Preliminary hearing for Keith Clarke murder case to continue on April 13
The case management hearing for the three Jamaica Defence Force (JDF) soldiers accused of the 2010 shooting death of businessman Keith Clarke is set to continue on April 13.
The matter was adjourned last Thursday by presiding judge Justice Vinette Graham Allen who indicated that she wanted all the lawyers in the case to be present for the hearing.
Lead attorneys King's Counsels Peter Champagnie and Valerie Neita-Robinson were not present at the start of the hearing but instead had attorneys from their firms standing-in until their arrival.
"Well, I am going to adjourn it because all the lawyers must be here to answer the questions that are being asked," said the judge.
"There is a decision, you see, pending in the Court of Appeal, that will be dealing with the whole issue of disclosure and so the court wants to have that judgment, not necessarily, but I want to ensure nobody can call for you to answer the questions that I am asking... It has to go on record the questions I'm asking."
She then asked the court's registrar to present dates for "everybody to be present for this process that is critical".
Neita-Robinson and Champagne later arrived where the parties agreed to April 13 for the continuation of the case management hearing.
Before that time, the prosecution is to provide the defence with a list of witnesses it intends to call.
Bail was further extended by the court for the defendants.
Corporal Odel Buckley, Lance Corporal Greg Tinglin, and Private Arnold Henry were arrested and charged with murder after the businessman was shot 21 times inside his Kirkland Heights home in St Andrew on July 27 during a military operation.
Jury selection was forced to a halt in August 2018 after defence lawyers surprised the Crown with certificates of immunity which they claimed shielded the trio from prosecution.
The certificates of immunity were signed in 2016 by then Minister of National Security Peter Bunting, six years after Clarke's death.
Clarke's widow, Claudette, then challenged the validity of the certificates.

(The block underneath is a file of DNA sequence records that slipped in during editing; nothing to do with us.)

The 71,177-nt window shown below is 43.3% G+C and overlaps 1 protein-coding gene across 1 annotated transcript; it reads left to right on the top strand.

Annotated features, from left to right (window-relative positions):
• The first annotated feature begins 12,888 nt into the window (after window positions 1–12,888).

The Constitutional Court ruled in February 2020 that the immunity certificates were invalid, null, and void and that the soldiers should stand trial.
The soldiers sought to have the decision quashed by the Court of Appeal. But the nation's second-highest court struck down the Constitutional Court ruling regarding the certificates but affirmed the decision that the soldiers should be tried.
The appeal court, however, ruled that a voir dire, or a trial within the trial, must be conducted by a judge alone to determine whether the director of public prosecutions can rebut the certificates of good faith issued by the minister.
The appeal court judges also ruled that the Full Court erred in determining that the delay in issuing the certificates was manifestly unfair and unreasonable, and that, as a result, the soldiers should not be allowed to rely on them.
The matter, which had been stalled since April 2018, was placed back on trial list following a Court of Appeal ruling in January sanctioning the trial.
The soldiers had reportedly gone in search of Christopher 'Dudus' Coke, the now-convicted Jamaican drug lord who is in a United States prison, when Clarke was killed.
Coke was the target of an islandwide manhunt after escaping a security dragnet inside his west Kingston enclave of Tivoli Gardens.
- Ainsworth Morris
Follow The Gleaner on Twitter and Instagram @JamaicaGleaner and on Facebook @GleanerJamaica. Send us a message on WhatsApp at 1-876-499-0169 or email us at email@example.com or firstname.lastname@example.org.